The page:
- The Washington Times - Tuesday, May 28, 2002

LOS ANGELES (AP) AIDS Healthcare Foundation, one of the largest providers of specialized care for HIV patients in the United States, said it will bar GlaxoSmithKline from marketing drugs at its outpatient sites to protest the company's pricing policies.
Although the British-based company offers reduced prices for AIDS drugs sold in the developing world, the foundation claims the drug manufacturer still charges twice as much as its competitors an accusation GlaxoSmithKline counters by noting it makes no profits on those sales.
By barring GlaxoSmithKline sales representatives from its physicians' offices, the foundation hopes to block the main channel the company uses to inform doctors directly about new products.
"Glaxo's actions have put it outside the bounds of corporate responsibility," said Michael Weinstein, president of the foundation that serves thousands of patients in California, New York and Florida.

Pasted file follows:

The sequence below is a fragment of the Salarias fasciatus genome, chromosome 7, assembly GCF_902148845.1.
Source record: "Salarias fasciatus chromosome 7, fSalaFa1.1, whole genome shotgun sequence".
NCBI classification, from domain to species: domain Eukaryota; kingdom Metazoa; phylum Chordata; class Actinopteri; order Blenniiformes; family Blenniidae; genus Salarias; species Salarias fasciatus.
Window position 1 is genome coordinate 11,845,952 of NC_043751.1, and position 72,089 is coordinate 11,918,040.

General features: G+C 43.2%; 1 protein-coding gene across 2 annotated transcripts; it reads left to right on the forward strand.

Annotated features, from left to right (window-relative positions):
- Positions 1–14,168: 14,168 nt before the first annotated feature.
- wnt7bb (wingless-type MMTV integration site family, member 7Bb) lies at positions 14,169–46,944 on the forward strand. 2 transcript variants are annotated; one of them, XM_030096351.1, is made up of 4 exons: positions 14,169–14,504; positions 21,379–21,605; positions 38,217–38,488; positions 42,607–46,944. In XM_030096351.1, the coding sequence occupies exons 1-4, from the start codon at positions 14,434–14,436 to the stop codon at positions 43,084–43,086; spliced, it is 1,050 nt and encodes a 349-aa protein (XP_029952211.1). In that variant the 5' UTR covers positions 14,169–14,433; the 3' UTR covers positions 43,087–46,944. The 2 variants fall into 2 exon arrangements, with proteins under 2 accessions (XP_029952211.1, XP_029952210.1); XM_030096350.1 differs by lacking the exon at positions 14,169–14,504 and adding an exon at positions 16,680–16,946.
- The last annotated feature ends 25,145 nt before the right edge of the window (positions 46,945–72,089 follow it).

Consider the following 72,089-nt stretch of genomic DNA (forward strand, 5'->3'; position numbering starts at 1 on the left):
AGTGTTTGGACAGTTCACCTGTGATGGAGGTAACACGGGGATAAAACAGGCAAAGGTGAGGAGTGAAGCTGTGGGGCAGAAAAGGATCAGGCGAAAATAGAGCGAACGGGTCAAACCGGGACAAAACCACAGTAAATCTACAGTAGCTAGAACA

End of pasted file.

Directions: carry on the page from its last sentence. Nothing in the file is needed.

The cost to treat a single AIDS patient with a combination of Glaxo drugs is nearly $2,000 a year, but easily could be cut to $500, according to Cesar Portillo, a foundation spokesman. He said increasing the availability of the drugs would go a long way to reducing the death toll from AIDS.
Many pharmaceutical companies discount drugs in the developing world, and GlaxoSmithKline acknowledges that some generic AIDS drugs do sell in the developing world for half the price of its comparable products.

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